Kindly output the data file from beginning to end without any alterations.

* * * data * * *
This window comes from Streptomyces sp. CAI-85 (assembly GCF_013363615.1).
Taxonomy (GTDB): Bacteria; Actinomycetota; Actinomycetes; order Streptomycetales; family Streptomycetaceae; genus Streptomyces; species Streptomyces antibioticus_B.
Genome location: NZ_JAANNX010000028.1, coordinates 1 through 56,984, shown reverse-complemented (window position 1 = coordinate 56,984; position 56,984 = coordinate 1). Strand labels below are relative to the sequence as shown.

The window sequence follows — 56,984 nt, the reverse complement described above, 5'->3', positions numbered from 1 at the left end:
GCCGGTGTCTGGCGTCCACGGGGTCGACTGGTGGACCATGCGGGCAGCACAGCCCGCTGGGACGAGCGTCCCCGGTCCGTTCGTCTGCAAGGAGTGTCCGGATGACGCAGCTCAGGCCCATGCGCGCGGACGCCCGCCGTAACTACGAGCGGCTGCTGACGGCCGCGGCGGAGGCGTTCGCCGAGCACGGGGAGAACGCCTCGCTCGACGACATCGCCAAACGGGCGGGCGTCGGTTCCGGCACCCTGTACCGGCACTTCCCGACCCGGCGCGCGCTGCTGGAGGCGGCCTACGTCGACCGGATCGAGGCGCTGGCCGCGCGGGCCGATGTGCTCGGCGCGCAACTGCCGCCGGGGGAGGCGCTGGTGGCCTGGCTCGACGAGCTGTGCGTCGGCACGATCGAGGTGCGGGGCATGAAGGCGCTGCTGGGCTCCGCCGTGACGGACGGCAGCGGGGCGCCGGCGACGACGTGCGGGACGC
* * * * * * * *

This window comes from Streptomyces sp. CAI-85 (assembly GCF_013363615.1).
Taxonomy (GTDB): Bacteria; Actinomycetota; Actinomycetes; order Streptomycetales; family Streptomycetaceae; genus Streptomyces; species Streptomyces antibioticus_B.
Genome location: NZ_JAANNX010000028.1, coordinates 1 through 56,984, shown reverse-complemented (window position 1 = coordinate 56,984; position 56,984 = coordinate 1). Strand labels below are relative to the sequence as shown.

The window sequence follows — 56,984 nt, the reverse complement described above, 5'->3', positions numbered from 1 at the left end:
GCCGGTGTCTGGCGTCCACGGGGTCGACTGGTGGACCATGCGGGCAGCACAGCCCGCTGGGACGAGCGTCCCCGGTCCGTTCGTCTGCAAGGAGTGTCCGGATGACGCAGCTCAGGCCCATGCGCGCGGACGCCCGCCGTAACTACGAGCGGCTGCTGACGGCCGCGGCGGAGGCGTTCGCCGAGCACGGGGAGAACGCCTCGCTCGACGACATCGCCAAACGGGCGGGCGTCGGTTCCGGCACCCTGTACCGGCACTTCCCGACCCGGCGCGCGCTGCTGGAGGCGGCCTACGTCGACCGGATCGAGGCGCTGGCCGCGCGGGCCGATGTGCTCGGCGCGCAACTGCCGCCGGGGGAGGCGCTGGTGGCCTGGCTCGACGAGCTGTGCGTCGGCACGATCGAGGTGCGGGGCATGAAGGCGCTGCTGGGCTCCGCCGTGACGGACGGCAGCGGGGCGCCGGCGACGACGTGCGGGACGC